Dancing with Dynamite in Latin America: Looking Back at Half a Decade of Political Struggle

This month marks five years since the publication of my book Dancing with Dynamite: Social Movements and States in Latin America, (AK Press). Thanks to everyone who has read, borrowed, pirated, or stolen it. The dance with dynamite between social movements and states in Latin America that the book followed in 2010 continues today, but in a transformed political and economic landscape.

While the region’s leftist shift has continued with major gains in the fight against poverty, social exclusion, and imperialism, the death of Hugo Chavez has been a critical turning point for Venezuela and the rest of Latin America. The coup against Fernando Lugo in Paraguay continued the onslaught against democracy and peasants’ rights that was well-entrenched even during Lugo’s brief time in office. The divisions, alliances and co-optations in Bolivia between the MAS government and indigenous and social movements have become more complicated than perhaps ever in the country’s history. The fault lines between indigenous movements, governments and multinational corporations that developed around the question of extractive industries have cracked open social conflicts from Quito to Patagonia.

At the same time, the internationalization of movement strategies and struggles connected at the end of the book exploded on the world scene over this time, with the Arab Spring, Occupy Wall Street, and the anti-austerity movements across Europe, to name a few.


I came up with the idea for Dancing with Dynamite one night in La Paz while reading John Steinbeck’s The Grapes of Wrath. This quote rings true now as much as it did then, reading it while a new Bolivian constitution was drafted in Sucre, land was being occupied by the MST in Brazil, the worker-run factories hummed along in Argentina, and millions of people across the Americas conspired for a better world:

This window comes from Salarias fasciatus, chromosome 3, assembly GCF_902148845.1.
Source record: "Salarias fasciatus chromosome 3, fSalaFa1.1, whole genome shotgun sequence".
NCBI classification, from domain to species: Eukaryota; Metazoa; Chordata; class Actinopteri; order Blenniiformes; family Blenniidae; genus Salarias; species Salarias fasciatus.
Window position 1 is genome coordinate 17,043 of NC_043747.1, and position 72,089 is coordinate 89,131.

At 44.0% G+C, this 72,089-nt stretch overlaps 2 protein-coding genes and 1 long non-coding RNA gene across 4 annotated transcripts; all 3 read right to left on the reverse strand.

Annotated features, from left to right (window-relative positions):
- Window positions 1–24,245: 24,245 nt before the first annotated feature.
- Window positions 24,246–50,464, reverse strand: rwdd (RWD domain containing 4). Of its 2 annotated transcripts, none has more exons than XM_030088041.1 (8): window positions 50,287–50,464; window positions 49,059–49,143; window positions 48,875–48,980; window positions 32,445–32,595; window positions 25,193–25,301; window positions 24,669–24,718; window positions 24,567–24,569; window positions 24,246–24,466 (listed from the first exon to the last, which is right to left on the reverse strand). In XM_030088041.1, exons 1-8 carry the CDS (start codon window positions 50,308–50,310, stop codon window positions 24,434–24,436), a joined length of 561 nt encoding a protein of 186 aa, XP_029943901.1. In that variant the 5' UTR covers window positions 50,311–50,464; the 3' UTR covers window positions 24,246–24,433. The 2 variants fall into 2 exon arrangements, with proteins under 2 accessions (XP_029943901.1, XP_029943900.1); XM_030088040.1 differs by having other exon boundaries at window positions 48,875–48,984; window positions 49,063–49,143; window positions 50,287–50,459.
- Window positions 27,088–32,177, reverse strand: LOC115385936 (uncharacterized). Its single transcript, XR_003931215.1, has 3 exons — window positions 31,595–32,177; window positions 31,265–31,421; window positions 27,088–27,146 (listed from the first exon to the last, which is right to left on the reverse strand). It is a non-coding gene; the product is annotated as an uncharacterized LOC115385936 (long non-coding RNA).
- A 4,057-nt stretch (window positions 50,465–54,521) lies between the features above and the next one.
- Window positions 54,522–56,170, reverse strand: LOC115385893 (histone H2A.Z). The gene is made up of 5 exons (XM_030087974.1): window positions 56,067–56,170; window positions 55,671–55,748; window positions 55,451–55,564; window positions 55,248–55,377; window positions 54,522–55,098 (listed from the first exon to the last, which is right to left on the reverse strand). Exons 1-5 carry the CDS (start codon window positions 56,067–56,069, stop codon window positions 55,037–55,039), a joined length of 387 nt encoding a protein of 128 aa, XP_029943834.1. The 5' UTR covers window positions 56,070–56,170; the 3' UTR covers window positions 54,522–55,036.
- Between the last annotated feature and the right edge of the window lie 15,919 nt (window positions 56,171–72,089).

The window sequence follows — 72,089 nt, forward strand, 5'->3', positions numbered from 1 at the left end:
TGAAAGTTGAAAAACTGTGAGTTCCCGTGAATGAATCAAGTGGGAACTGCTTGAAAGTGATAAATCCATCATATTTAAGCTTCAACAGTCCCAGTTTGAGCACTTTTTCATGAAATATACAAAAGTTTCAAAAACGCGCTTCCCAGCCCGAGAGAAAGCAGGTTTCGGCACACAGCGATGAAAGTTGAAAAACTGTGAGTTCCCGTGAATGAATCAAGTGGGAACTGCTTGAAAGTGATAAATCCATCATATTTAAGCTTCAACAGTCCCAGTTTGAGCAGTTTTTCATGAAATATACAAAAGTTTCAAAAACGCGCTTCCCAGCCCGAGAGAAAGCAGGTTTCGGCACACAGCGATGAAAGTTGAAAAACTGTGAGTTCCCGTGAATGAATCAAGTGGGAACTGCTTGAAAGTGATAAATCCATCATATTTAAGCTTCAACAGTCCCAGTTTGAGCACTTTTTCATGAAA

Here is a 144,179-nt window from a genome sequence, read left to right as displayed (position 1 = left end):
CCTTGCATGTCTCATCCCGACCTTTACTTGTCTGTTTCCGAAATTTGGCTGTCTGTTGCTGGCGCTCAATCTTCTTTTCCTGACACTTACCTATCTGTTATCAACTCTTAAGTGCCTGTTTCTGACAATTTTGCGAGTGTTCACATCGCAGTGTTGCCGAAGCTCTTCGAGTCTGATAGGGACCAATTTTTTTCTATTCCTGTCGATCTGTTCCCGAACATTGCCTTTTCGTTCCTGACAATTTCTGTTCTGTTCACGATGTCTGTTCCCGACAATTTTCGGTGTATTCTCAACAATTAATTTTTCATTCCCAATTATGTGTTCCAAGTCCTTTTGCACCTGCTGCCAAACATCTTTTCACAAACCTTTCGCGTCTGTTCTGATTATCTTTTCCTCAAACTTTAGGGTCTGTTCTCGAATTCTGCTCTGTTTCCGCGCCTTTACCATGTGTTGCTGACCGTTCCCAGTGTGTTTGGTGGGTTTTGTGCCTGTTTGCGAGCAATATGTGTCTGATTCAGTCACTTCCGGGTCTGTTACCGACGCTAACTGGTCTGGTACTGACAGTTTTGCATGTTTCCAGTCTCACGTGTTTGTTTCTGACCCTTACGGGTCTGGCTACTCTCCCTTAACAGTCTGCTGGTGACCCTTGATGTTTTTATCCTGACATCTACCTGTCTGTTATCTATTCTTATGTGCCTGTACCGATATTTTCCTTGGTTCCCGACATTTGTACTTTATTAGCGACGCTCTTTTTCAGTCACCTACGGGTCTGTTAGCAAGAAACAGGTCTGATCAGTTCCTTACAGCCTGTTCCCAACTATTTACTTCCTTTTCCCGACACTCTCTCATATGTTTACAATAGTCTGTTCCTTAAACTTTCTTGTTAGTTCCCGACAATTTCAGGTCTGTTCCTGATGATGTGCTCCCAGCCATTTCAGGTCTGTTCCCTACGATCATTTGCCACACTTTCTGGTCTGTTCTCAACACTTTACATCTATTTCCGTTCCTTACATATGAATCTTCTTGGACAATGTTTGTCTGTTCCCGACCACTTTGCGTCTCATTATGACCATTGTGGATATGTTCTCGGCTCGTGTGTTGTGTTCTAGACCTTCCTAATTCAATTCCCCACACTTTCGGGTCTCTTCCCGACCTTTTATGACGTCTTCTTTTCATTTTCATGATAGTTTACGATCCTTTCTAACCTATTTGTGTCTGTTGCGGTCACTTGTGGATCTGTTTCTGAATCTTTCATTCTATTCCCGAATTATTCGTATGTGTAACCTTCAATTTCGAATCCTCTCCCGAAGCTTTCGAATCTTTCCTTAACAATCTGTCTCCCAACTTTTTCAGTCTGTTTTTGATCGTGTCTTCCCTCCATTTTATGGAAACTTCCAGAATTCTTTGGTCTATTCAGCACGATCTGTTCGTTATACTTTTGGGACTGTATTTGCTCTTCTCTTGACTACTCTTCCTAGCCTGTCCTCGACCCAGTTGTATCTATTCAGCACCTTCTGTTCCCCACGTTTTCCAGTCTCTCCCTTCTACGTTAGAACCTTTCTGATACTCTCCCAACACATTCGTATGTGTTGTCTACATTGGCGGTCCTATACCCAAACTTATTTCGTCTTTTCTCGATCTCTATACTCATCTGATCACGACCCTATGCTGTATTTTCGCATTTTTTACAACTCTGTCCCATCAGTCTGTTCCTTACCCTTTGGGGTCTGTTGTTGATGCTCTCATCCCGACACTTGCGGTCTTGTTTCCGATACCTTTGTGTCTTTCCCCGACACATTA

“The causes lie deep and simply—the causes are a hunger in a stomach, multiplied a million times; a hunger in a single soul, hunger for joy and some security, multiplied a million times; muscles and mind aching to grow, to work, to create, multiplied a million times… The danger is here, for two men are not as lonely and perplexed as one. And from this first ‘we’ there grows a still more dangerous thing: ‘I have a little food’ plus ‘I have none.’ If from this problem the sum is ‘we have little food,’ the thing is on its way, the movement has direction. Only a little multiplication now, and this land, this tractor are ours.” – The Grapes of Wrath, John Steinbeck



Benjamin Dangl is the editor of TowardFreedom.com